Think you can fly a jumbo jet?
In London, Emirates is inviting regular people to try their hand at piloting a wide-body commercial jet via a simulator. (AFP/Getty Images)
Airlines routinely hone the skills of their pilots using simulators. But in a first for any airline, Emirates recently debuted several simplified versions to the general public as part of its new Emirates Aviation Experience attraction in Greenwich, London.
Opened 6 July, visitors can choose between four flight simulators for the Airbus A380 and Boeing 777. Then during a half-hour, instructor-led session, you decide which weather conditions are the most optimal to fly through on a route between Heathrow airport and Dubai, and attempt a takeoff, a brief cruise and a landing.
As your hand guides the throttle and your feet touch the pedals, an enormous screen mimics the horizon, all while you keep an eye on the dashboard’s multiple gauges. As you push the throttle forward, like hitting the accelerator in a truck, the virtual aircraft lurches forward.
The slightest touch to the controls can result in huge movements of the aircraft. The autopilot version is best for people without any pilot experience, with the instructor periodically handing over one or two of the controls, but guests who do have some training as amateur pilots can take advantage of the manual mode.
The Emirates Aviation Experience offers more than just simulators, with multiple interactive exhibitions detailing what's involved in running a major airline.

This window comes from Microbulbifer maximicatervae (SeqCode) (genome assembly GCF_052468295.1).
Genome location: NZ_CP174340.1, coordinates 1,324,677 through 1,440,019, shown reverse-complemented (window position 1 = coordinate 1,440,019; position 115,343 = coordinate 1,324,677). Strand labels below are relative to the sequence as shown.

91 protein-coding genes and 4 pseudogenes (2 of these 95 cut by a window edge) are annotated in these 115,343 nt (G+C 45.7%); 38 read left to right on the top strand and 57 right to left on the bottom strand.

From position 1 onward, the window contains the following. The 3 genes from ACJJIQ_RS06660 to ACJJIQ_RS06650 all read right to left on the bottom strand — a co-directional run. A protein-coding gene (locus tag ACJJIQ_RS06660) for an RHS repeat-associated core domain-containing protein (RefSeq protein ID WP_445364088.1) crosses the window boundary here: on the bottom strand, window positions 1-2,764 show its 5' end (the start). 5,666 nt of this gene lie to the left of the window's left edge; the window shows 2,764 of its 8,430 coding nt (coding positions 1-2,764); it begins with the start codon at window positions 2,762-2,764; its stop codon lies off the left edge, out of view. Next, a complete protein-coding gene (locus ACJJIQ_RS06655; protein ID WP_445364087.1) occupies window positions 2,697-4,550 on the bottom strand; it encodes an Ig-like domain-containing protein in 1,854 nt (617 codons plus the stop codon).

A wall of TV screens broadcasts behind-the-scenes time-lapse footage of the work involved in parking, unloading and refuelling an Airbus A380 in the allocated 120 minutes. It's accompanied by a computer game where players unload and re-load a virtual plane in a race against the clock.
Inside a life-size mock-up of an A380 nose cone is a cinema that plays a film illustrating what it's like to be a piece of luggage at Dubai Airport, with a camera attached to a bag charting its journey from check-in to the arrival carousel.
Elsewhere, a hologram lets visitors peer into the guts of a virtual A380; interactive touch-screens give hands-on instruction in the scientific principles behind flight; and replica seats let passengers watch short movies on such topics as what it’s like to be a flight attendant.
Admission to the general exhibition is £3 for adults and £1.50 for children. The adult-only flight simulator sessions have to be booked in advance and cost £45.